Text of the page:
Larry goes on to say, "I'd love to sit down for coffee with some of the other large landowners who support the arts in SL. I bet we'd all share similar experiences; primarily that historically there has been little benefit that accrues to a sponsor from hosting an artist."

I’m not a large land owner. I am an artist, a sim owner, and a gallery owner. Under the astute direction of retiring curator RobertSteven Smythe, the Galerie de la Vie has presented a wonderful series of shows over the last year highlighting the biggest names in SL art. But since our gallery is not dependent on traffic or sales, we are able to take more risks. As we have now established a reputation for quality, my hope for the next curator of the Galerie is to present shows by lesser known artists who can more benefit from an important show.

The concept of Artemesia, and especially the Galerie de la Vie, is about living with art. It's a fundamentally different business model than I have seen elsewhere and I think developments across the SL art world have vindicated it. The idea is simple. The residents of Artemisia support the space with their rent as a part of having an interesting place to live and work. The curator gets to work with creative people and to present wonderful art. The artists get a beautiful venue to show their work. Everyone wins. No money changes hands. We ask no commissions and our exhibitors are welcome to sell their work.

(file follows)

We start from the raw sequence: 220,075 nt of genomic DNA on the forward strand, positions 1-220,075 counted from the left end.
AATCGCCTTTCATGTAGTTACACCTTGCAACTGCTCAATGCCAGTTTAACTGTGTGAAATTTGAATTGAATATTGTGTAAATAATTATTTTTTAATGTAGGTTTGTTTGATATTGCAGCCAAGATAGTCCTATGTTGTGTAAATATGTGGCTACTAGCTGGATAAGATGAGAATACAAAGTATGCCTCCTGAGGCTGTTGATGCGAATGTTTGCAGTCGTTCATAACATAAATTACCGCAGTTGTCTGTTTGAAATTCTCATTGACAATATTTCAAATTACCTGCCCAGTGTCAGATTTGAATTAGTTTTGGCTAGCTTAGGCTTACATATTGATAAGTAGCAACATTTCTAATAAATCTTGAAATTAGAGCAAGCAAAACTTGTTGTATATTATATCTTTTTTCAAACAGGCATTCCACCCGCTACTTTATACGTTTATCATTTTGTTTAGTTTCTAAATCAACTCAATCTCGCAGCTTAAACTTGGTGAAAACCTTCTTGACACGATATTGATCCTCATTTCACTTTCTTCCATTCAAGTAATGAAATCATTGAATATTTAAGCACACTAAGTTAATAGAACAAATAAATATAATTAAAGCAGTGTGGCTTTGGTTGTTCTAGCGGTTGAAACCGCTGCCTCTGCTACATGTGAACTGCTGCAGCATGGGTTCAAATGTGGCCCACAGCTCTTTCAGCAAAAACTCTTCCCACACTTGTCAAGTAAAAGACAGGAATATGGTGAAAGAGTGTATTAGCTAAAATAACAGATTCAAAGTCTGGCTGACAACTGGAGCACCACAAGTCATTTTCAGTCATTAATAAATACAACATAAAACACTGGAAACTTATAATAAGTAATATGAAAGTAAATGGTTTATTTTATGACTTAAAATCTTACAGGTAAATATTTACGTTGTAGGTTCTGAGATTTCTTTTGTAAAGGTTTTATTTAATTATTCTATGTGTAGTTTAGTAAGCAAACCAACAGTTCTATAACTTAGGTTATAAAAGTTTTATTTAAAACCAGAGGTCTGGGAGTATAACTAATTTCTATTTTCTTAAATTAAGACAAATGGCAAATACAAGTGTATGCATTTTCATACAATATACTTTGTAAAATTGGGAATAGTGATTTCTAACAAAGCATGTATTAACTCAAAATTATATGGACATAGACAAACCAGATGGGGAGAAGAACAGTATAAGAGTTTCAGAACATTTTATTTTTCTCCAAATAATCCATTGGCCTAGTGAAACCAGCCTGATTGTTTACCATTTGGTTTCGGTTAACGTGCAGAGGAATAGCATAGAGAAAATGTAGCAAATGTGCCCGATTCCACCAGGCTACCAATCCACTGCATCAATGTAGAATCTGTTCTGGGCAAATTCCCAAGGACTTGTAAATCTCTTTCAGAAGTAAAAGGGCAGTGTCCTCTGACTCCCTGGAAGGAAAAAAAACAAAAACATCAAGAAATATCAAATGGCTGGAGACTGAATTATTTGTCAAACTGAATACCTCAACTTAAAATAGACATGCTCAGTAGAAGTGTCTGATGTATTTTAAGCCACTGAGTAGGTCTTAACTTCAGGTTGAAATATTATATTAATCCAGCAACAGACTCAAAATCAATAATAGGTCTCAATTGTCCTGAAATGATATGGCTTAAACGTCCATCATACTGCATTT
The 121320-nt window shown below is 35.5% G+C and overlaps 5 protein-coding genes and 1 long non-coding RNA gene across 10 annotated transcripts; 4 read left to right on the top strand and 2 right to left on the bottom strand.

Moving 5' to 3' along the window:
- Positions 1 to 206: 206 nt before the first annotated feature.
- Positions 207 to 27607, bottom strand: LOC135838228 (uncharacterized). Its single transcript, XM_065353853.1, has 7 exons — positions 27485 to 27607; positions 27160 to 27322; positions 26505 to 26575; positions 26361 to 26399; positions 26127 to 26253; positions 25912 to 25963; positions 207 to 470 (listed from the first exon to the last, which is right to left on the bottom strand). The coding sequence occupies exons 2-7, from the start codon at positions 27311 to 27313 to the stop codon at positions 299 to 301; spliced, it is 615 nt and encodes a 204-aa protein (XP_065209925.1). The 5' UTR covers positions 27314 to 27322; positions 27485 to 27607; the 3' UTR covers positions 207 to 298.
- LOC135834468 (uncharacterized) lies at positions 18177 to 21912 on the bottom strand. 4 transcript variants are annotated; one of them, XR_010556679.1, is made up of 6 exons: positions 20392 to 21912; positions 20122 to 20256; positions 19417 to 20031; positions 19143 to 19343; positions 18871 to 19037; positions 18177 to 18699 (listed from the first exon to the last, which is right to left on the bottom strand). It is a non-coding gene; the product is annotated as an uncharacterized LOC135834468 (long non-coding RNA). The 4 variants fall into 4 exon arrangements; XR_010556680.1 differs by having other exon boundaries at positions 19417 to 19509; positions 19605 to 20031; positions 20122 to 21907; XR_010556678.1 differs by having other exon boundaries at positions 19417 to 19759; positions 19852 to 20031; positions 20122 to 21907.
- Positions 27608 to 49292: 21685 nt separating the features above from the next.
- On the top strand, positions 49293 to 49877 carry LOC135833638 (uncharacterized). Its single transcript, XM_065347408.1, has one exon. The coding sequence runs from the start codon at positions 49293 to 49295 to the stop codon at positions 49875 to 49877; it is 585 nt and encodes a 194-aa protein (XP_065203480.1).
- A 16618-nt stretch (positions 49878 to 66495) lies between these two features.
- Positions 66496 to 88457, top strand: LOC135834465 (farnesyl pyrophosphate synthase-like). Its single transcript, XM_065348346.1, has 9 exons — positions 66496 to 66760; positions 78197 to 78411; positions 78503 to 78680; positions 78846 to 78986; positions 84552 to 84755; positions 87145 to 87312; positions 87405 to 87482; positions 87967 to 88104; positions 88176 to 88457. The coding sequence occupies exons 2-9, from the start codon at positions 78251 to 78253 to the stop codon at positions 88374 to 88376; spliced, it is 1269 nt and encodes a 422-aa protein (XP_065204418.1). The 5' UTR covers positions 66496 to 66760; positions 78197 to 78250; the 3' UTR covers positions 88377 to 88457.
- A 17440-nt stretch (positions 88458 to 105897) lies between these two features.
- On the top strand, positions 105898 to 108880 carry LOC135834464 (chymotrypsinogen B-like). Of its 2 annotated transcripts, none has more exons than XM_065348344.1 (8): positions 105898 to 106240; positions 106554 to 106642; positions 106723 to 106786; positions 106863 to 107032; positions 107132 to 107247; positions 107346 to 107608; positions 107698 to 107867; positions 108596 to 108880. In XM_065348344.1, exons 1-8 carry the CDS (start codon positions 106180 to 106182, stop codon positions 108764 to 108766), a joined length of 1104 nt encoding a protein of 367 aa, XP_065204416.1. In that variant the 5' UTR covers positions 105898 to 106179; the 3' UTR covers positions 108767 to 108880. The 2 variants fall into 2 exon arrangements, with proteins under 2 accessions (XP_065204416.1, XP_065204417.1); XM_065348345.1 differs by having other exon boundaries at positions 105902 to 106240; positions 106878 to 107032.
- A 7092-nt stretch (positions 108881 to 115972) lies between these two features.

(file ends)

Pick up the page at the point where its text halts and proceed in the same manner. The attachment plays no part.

We have a collaborative relationship among our residents, curator, and exhibitors, all aimed at making something wonderful. The costs are not an issue as long as we can maintain a small community of happy residents who understand what a special place it is.

In short, we DO get involved with our exhibiting artists and I am certain that most are very aware of the value of having a place to present their work. All of our artists have been most appreciative of the opportunity. They DO mention the hosts of their exhibitions because we engage them to understand that their presence is made possible by our residents.

If Larry and NMC think their exhibitors are unappreciative, perhaps that they have not sufficiently educated the artists about their mission.

"There is a huge need in SL for artists to acknowledge the symbiotic nature of their relationships with landowners .... I can't point to a single example in SL that meets that standard." Point to Artemisia and the Galerie de la Vie.